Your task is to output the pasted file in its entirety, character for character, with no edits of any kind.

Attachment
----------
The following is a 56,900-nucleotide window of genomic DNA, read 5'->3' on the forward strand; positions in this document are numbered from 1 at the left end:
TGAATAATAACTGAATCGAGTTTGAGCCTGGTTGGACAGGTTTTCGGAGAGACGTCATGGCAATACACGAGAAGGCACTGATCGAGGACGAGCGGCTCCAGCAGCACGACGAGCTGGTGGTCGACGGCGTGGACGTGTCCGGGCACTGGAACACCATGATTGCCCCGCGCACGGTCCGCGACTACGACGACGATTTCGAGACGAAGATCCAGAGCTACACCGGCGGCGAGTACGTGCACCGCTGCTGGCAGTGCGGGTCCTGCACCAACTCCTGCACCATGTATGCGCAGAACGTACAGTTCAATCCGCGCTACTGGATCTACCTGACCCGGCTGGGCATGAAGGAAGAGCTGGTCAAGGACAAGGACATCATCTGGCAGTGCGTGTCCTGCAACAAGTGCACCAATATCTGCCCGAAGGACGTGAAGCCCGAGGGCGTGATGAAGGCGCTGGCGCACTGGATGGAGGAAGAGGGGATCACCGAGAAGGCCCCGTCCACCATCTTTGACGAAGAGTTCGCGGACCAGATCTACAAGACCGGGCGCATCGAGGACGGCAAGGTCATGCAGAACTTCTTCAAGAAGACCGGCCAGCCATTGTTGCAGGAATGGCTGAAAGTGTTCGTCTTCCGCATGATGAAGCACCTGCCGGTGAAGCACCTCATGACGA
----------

The following is a 56,900-nucleotide window of genomic DNA, read 5'->3' on the forward strand; positions in this document are numbered from 1 at the left end:
TGAATAATAACTGAATCGAGTTTGAGCCTGGTTGGACAGGTTTTCGGAGAGACGTCATGGCAATACACGAGAAGGCACTGATCGAGGACGAGCGGCTCCAGCAGCACGACGAGCTGGTGGTCGACGGCGTGGACGTGTCCGGGCACTGGAACACCATGATTGCCCCGCGCACGGTCCGCGACTACGACGACGATTTCGAGACGAAGATCCAGAGCTACACCGGCGGCGAGTACGTGCACCGCTGCTGGCAGTGCGGGTCCTGCACCAACTCCTGCACCATGTATGCGCAGAACGTACAGTTCAATCCGCGCTACTGGATCTACCTGACCCGGCTGGGCATGAAGGAAGAGCTGGTCAAGGACAAGGACATCATCTGGCAGTGCGTGTCCTGCAACAAGTGCACCAATATCTGCCCGAAGGACGTGAAGCCCGAGGGCGTGATGAAGGCGCTGGCGCACTGGATGGAGGAAGAGGGGATCACCGAGAAGGCCCCGTCCACCATCTTTGACGAAGAGTTCGCGGACCAGATCTACAAGACCGGGCGCATCGAGGACGGCAAGGTCATGCAGAACTTCTTCAAGAAGACCGGCCAGCCATTGTTGCAGGAATGGCTGAAAGTGTTCGTCTTCCGCATGATGAAGCACCTGCCGGTGAAGCACCTCATGACGA